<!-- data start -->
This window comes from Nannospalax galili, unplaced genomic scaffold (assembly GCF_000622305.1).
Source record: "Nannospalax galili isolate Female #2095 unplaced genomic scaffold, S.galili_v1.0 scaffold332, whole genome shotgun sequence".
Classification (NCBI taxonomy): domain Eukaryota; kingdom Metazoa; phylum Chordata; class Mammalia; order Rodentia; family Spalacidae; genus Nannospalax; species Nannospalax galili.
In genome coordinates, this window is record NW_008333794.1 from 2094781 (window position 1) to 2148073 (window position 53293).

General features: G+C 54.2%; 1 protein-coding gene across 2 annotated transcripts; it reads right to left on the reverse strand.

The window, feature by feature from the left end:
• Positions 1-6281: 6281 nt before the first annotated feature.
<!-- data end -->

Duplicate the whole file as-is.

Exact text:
This window comes from Nannospalax galili, unplaced genomic scaffold (assembly GCF_000622305.1).
Source record: "Nannospalax galili isolate Female #2095 unplaced genomic scaffold, S.galili_v1.0 scaffold332, whole genome shotgun sequence".
Classification (NCBI taxonomy): domain Eukaryota; kingdom Metazoa; phylum Chordata; class Mammalia; order Rodentia; family Spalacidae; genus Nannospalax; species Nannospalax galili.
In genome coordinates, this window is record NW_008333794.1 from 2094781 (window position 1) to 2148073 (window position 53293).

General features: G+C 54.2%; 1 protein-coding gene across 2 annotated transcripts; it reads right to left on the reverse strand.

The window, feature by feature from the left end:
• Positions 1-6281: 6281 nt before the first annotated feature.